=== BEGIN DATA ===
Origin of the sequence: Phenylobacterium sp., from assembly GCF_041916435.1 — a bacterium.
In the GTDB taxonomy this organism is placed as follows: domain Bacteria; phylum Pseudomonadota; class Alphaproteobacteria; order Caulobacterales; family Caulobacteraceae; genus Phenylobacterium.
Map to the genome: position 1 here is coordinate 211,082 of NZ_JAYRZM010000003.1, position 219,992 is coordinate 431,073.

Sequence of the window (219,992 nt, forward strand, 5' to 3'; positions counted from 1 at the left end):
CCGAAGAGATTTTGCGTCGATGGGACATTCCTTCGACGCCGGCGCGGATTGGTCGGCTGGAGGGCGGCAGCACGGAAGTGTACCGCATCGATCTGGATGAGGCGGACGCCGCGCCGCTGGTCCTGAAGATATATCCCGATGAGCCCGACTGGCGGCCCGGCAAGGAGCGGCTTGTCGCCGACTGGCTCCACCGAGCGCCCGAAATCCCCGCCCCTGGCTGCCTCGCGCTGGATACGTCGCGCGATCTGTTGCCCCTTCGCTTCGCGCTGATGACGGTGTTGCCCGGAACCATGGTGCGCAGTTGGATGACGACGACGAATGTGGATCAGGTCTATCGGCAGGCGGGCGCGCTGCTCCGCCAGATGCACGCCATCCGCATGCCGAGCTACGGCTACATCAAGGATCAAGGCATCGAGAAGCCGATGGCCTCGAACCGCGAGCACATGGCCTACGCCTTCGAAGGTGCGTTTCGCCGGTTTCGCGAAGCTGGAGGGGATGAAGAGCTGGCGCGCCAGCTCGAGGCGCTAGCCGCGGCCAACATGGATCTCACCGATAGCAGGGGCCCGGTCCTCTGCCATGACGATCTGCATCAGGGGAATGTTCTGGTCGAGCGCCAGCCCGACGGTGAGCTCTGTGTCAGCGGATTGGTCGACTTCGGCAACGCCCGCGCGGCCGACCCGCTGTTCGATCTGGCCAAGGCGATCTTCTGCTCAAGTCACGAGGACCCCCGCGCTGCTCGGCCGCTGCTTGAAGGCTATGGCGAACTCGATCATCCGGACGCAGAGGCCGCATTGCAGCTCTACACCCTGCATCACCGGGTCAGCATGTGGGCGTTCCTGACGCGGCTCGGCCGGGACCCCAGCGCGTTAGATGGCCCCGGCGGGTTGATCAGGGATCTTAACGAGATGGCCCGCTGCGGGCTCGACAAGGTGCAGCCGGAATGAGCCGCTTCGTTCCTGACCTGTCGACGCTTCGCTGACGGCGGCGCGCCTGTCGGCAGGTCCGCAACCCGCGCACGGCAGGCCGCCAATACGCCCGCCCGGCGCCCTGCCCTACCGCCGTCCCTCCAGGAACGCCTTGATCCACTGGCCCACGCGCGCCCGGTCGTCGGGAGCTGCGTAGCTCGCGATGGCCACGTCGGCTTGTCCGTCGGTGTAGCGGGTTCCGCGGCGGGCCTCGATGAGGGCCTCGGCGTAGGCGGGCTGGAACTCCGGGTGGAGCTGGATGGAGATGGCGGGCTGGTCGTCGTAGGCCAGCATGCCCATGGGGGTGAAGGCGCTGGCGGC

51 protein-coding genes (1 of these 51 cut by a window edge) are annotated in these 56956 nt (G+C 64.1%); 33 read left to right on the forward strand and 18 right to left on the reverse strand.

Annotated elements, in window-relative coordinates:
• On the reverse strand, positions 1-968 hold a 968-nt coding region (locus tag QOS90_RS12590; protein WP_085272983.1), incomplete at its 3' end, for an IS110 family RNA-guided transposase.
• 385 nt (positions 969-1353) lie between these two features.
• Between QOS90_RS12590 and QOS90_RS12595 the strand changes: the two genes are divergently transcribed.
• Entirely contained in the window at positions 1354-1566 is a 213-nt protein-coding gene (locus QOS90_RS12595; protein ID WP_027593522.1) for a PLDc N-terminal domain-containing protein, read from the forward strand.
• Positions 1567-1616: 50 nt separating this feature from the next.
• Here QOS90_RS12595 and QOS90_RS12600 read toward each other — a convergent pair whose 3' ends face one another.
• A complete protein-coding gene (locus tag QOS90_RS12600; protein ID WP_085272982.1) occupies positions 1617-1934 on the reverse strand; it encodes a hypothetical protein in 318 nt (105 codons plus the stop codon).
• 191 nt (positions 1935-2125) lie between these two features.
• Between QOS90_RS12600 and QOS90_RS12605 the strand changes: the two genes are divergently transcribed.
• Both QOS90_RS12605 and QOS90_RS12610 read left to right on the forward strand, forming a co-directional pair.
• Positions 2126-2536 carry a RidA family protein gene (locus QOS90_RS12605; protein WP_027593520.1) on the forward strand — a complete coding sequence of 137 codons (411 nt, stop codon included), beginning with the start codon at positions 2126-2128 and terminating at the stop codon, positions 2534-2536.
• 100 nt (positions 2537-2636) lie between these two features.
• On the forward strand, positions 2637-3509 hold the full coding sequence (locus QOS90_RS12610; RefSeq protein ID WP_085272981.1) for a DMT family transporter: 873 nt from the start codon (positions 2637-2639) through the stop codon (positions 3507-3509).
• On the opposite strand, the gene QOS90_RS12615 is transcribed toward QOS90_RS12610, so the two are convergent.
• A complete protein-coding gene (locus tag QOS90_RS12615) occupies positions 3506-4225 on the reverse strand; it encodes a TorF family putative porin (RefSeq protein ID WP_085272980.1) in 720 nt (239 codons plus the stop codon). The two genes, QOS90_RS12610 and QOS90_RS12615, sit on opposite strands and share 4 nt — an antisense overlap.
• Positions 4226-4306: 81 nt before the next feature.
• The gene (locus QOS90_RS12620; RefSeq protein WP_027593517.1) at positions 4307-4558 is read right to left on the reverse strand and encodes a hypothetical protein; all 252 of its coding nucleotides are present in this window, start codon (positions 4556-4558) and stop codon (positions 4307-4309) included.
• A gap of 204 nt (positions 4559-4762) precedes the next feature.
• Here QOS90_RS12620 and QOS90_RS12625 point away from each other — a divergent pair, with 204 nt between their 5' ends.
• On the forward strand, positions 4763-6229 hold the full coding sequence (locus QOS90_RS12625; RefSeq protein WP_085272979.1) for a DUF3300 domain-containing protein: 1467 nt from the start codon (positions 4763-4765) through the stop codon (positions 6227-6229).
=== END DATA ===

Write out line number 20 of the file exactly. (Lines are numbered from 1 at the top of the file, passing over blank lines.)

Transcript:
• On the forward strand, positions 2637-3509 hold the full coding sequence (locus QOS90_RS12610; RefSeq protein ID WP_085272981.1) for a DMT family transporter: 873 nt from the start codon (positions 2637-2639) through the stop codon (positions 3507-3509).